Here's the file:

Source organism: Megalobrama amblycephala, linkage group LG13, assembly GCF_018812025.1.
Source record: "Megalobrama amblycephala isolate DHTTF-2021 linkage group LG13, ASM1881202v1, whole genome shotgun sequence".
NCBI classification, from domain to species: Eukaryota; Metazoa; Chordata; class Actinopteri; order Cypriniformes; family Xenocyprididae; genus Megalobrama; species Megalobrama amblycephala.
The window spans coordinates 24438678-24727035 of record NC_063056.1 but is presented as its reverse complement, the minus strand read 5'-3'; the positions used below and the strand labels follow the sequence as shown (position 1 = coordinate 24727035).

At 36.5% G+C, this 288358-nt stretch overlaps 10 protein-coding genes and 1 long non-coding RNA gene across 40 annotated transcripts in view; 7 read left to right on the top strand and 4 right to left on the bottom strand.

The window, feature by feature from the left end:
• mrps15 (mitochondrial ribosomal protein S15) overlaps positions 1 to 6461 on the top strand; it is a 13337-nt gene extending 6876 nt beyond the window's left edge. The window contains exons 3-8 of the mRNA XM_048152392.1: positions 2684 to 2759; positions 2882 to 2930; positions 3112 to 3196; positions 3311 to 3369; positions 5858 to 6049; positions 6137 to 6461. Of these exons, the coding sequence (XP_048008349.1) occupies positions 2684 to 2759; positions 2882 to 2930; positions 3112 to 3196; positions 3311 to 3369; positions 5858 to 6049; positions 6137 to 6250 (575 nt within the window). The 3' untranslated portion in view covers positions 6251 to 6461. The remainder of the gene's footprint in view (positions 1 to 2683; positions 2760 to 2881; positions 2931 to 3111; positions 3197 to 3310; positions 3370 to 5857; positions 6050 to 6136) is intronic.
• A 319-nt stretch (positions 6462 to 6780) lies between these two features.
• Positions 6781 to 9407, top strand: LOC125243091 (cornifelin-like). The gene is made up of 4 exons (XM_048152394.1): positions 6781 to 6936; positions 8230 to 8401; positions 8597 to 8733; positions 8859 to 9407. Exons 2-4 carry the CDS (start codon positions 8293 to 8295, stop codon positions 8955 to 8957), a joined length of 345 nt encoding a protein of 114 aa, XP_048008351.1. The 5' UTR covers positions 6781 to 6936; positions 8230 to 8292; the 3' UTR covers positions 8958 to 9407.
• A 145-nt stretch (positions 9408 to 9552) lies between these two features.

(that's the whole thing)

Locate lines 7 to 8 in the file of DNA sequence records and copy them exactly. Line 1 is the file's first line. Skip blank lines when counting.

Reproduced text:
• mrps15 (mitochondrial ribosomal protein S15) overlaps positions 1 to 6461 on the top strand; it is a 13337-nt gene extending 6876 nt beyond the window's left edge. The window contains exons 3-8 of the mRNA XM_048152392.1: positions 2684 to 2759; positions 2882 to 2930; positions 3112 to 3196; positions 3311 to 3369; positions 5858 to 6049; positions 6137 to 6461. Of these exons, the coding sequence (XP_048008349.1) occupies positions 2684 to 2759; positions 2882 to 2930; positions 3112 to 3196; positions 3311 to 3369; positions 5858 to 6049; positions 6137 to 6250 (575 nt within the window). The 3' untranslated portion in view covers positions 6251 to 6461. The remainder of the gene's footprint in view (positions 1 to 2683; positions 2760 to 2881; positions 2931 to 3111; positions 3197 to 3310; positions 3370 to 5857; positions 6050 to 6136) is intronic.
• A 319-nt stretch (positions 6462 to 6780) lies between these two features.